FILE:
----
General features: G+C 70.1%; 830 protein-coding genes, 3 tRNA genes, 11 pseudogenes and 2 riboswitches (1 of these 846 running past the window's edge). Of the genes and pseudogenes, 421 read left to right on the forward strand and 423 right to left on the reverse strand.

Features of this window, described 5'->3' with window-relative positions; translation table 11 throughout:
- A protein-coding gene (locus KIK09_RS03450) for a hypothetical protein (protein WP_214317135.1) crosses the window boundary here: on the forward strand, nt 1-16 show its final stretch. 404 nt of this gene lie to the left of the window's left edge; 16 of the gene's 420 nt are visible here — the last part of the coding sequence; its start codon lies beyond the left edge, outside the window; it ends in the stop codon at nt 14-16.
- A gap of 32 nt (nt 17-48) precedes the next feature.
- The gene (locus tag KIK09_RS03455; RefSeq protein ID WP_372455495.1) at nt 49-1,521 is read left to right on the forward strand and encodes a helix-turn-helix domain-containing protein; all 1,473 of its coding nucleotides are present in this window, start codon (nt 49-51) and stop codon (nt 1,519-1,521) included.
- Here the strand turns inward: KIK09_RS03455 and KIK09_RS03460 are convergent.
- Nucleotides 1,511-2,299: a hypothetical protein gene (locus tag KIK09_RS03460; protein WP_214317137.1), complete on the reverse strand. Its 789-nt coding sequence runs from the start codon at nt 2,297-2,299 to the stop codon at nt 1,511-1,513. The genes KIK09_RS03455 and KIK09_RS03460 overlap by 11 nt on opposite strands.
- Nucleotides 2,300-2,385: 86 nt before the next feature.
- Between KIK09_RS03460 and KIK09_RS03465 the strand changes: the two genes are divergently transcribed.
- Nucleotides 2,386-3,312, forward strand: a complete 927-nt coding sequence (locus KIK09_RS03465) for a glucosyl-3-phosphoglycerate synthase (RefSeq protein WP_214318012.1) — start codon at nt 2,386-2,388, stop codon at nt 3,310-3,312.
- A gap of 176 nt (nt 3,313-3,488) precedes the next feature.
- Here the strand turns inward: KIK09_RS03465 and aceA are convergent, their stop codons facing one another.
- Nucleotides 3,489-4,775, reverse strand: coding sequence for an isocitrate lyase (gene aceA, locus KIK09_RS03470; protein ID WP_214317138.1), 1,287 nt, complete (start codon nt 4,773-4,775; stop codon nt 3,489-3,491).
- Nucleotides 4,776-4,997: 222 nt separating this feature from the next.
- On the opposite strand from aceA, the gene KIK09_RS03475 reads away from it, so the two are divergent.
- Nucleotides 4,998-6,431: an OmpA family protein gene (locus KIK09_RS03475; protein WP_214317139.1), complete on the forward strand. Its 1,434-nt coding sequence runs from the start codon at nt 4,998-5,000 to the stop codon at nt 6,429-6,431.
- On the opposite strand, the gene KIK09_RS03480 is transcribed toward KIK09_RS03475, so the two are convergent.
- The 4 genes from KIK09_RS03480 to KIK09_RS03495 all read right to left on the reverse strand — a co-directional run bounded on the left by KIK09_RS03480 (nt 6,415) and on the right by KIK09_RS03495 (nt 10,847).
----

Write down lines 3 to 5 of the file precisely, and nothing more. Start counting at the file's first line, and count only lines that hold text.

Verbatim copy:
- A protein-coding gene (locus KIK09_RS03450) for a hypothetical protein (protein WP_214317135.1) crosses the window boundary here: on the forward strand, nt 1-16 show its final stretch. 404 nt of this gene lie to the left of the window's left edge; 16 of the gene's 420 nt are visible here — the last part of the coding sequence; its start codon lies beyond the left edge, outside the window; it ends in the stop codon at nt 14-16.
- A gap of 32 nt (nt 17-48) precedes the next feature.
- The gene (locus tag KIK09_RS03455; RefSeq protein ID WP_372455495.1) at nt 49-1,521 is read left to right on the forward strand and encodes a helix-turn-helix domain-containing protein; all 1,473 of its coding nucleotides are present in this window, start codon (nt 49-51) and stop codon (nt 1,519-1,521) included.